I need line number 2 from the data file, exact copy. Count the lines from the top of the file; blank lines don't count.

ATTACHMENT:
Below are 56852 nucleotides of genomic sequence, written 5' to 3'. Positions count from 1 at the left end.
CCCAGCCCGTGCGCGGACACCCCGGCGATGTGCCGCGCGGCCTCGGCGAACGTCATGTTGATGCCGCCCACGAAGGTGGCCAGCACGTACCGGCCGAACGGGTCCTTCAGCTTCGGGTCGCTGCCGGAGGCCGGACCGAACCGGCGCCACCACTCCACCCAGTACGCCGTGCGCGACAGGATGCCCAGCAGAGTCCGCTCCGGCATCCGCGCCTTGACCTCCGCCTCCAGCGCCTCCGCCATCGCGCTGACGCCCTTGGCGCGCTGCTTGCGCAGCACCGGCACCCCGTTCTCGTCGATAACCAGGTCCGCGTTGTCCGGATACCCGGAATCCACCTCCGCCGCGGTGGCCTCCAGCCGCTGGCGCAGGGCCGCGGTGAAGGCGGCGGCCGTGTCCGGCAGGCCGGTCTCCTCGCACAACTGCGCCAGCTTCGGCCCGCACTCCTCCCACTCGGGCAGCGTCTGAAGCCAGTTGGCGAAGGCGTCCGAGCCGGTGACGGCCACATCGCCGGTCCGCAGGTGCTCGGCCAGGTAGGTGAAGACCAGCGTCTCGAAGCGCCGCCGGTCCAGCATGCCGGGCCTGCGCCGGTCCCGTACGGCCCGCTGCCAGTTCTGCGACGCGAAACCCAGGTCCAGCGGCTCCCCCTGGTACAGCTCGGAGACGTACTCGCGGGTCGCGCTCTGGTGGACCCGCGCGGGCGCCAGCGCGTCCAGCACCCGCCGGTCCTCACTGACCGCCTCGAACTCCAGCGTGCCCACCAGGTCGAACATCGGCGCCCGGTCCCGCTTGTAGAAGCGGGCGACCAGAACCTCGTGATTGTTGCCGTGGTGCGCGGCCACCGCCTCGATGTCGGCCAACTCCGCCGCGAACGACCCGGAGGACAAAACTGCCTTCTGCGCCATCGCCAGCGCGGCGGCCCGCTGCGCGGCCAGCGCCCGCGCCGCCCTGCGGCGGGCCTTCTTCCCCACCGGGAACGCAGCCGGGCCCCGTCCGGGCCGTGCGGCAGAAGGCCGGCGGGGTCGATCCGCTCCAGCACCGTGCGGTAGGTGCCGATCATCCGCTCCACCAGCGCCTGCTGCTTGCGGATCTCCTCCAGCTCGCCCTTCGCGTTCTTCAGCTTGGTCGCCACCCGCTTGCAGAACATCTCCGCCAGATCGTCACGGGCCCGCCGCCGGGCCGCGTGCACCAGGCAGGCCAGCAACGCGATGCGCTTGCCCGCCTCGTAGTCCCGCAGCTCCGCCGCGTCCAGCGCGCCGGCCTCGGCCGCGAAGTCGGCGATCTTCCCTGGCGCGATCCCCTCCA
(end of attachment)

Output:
CCCAGCCCGTGCGCGGACACCCCGGCGATGTGCCGCGCGGCCTCGGCGAACGTCATGTTGATGCCGCCCACGAAGGTGGCCAGCACGTACCGGCCGAACGGGTCCTTCAGCTTCGGGTCGCTGCCGGAGGCCGGACCGAACCGGCGCCACCACTCCACCCAGTACGCCGTGCGCGACAGGATGCCCAGCAGAGTCCGCTCCGGCATCCGCGCCTTGACCTCCGCCTCCAGCGCCTCCGCCATCGCGCTGACGCCCTTGGCGCGCTGCTTGCGCAGCACCGGCACCCCGTTCTCGTCGATAACCAGGTCCGCGTTGTCCGGATACCCGGAATCCACCTCCGCCGCGGTGGCCTCCAGCCGCTGGCGCAGGGCCGCGGTGAAGGCGGCGGCCGTGTCCGGCAGGCCGGTCTCCTCGCACAACTGCGCCAGCTTCGGCCCGCACTCCTCCCACTCGGGCAGCGTCTGAAGCCAGTTGGCGAAGGCGTCCGAGCCGGTGACGGCCACATCGCCGGTCCGCAGGTGCTCGGCCAGGTAGGTGAAGACCAGCGTCTCGAAGCGCCGCCGGTCCAGCATGCCGGGCCTGCGCCGGTCCCGTACGGCCCGCTGCCAGTTCTGCGACGCGAAACCCAGGTCCAGCGGCTCCCCCTGGTACAGCTCGGAGACGTACTCGCGGGTCGCGCTCTGGTGGACCCGCGCGGGCGCCAGCGCGTCCAGCACCCGCCGGTCCTCACTGACCGCCTCGAACTCCAGCGTGCCCACCAGGTCGAACATCGGCGCCCGGTCCCGCTTGTAGAAGCGGGCGACCAGAACCTCGTGATTGTTGCCGTGGTGCGCGGCCACCGCCTCGATGTCGGCCAACTCCGCCGCGAACGACCCGGAGGACAAAACTGCCTTCTGCGCCATCGCCAGCGCGGCGGCCCGCTGCGCGGCCAGCGCCCGCGCCGCCCTGCGGCGGGCCTTCTTCCCCACCGGGAACGCAGCCGGGCCCCGTCCGGGCCGTGCGGCAGAAGGCCGGCGGGGTCGATCCGCTCCAGCACCGTGCGGTAGGTGCCGATCATCCGCTCCACCAGCGCCTGCTGCTTGCGGATCTCCTCCAGCTCGCCCTTCGCGTTCTTCAGCTTGGTCGCCACCCGCTTGCAGAACATCTCCGCCAGATCGTCACGGGCCCGCCGCCGGGCCGCGTGCACCAGGCAGGCCAGCAACGCGATGCGCTTGCCCGCCTCGTAGTCCCGCAGCTCCGCCGCGTCCAGCGCGCCGGCCTCGGCCGCGAAGTCGGCGATCTTCCCTGGCGCGATCCCCTCCA